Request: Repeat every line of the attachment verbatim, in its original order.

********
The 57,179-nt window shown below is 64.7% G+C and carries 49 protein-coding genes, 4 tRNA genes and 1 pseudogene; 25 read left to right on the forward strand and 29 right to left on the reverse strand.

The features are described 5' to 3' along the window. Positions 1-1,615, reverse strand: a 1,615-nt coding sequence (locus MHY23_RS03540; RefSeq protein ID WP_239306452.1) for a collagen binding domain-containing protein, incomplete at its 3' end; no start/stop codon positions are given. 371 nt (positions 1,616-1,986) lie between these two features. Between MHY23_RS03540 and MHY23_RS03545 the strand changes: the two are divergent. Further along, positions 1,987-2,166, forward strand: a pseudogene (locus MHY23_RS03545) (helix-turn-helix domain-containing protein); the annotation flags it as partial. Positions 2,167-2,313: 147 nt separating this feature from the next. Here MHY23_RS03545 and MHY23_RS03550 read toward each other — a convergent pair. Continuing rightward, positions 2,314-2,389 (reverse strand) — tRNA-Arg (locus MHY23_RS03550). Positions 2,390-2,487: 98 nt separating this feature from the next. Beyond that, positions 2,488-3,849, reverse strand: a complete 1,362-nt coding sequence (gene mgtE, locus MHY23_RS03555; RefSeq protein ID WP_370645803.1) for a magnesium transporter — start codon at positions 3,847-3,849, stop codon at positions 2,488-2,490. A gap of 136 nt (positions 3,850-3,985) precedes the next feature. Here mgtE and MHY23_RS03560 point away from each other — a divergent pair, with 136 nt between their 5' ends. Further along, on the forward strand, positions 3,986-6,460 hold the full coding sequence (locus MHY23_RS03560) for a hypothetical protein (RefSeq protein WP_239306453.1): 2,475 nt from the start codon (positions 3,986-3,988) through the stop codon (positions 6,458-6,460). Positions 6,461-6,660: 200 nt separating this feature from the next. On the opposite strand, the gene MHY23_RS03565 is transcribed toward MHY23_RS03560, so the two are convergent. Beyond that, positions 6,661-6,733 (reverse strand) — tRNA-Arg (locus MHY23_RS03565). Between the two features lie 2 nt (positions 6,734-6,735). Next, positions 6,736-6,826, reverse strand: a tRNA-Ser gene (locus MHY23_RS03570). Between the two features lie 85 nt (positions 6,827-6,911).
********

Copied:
The 57,179-nt window shown below is 64.7% G+C and carries 49 protein-coding genes, 4 tRNA genes and 1 pseudogene; 25 read left to right on the forward strand and 29 right to left on the reverse strand.

The features are described 5' to 3' along the window. Positions 1-1,615, reverse strand: a 1,615-nt coding sequence (locus MHY23_RS03540; RefSeq protein ID WP_239306452.1) for a collagen binding domain-containing protein, incomplete at its 3' end; no start/stop codon positions are given. 371 nt (positions 1,616-1,986) lie between these two features. Between MHY23_RS03540 and MHY23_RS03545 the strand changes: the two are divergent. Further along, positions 1,987-2,166, forward strand: a pseudogene (locus MHY23_RS03545) (helix-turn-helix domain-containing protein); the annotation flags it as partial. Positions 2,167-2,313: 147 nt separating this feature from the next. Here MHY23_RS03545 and MHY23_RS03550 read toward each other — a convergent pair. Continuing rightward, positions 2,314-2,389 (reverse strand) — tRNA-Arg (locus MHY23_RS03550). Positions 2,390-2,487: 98 nt separating this feature from the next. Beyond that, positions 2,488-3,849, reverse strand: a complete 1,362-nt coding sequence (gene mgtE, locus MHY23_RS03555; RefSeq protein ID WP_370645803.1) for a magnesium transporter — start codon at positions 3,847-3,849, stop codon at positions 2,488-2,490. A gap of 136 nt (positions 3,850-3,985) precedes the next feature. Here mgtE and MHY23_RS03560 point away from each other — a divergent pair, with 136 nt between their 5' ends. Further along, on the forward strand, positions 3,986-6,460 hold the full coding sequence (locus MHY23_RS03560) for a hypothetical protein (RefSeq protein WP_239306453.1): 2,475 nt from the start codon (positions 3,986-3,988) through the stop codon (positions 6,458-6,460). Positions 6,461-6,660: 200 nt separating this feature from the next. On the opposite strand, the gene MHY23_RS03565 is transcribed toward MHY23_RS03560, so the two are convergent. Beyond that, positions 6,661-6,733 (reverse strand) — tRNA-Arg (locus MHY23_RS03565). Between the two features lie 2 nt (positions 6,734-6,735). Next, positions 6,736-6,826, reverse strand: a tRNA-Ser gene (locus MHY23_RS03570). Between the two features lie 85 nt (positions 6,827-6,911).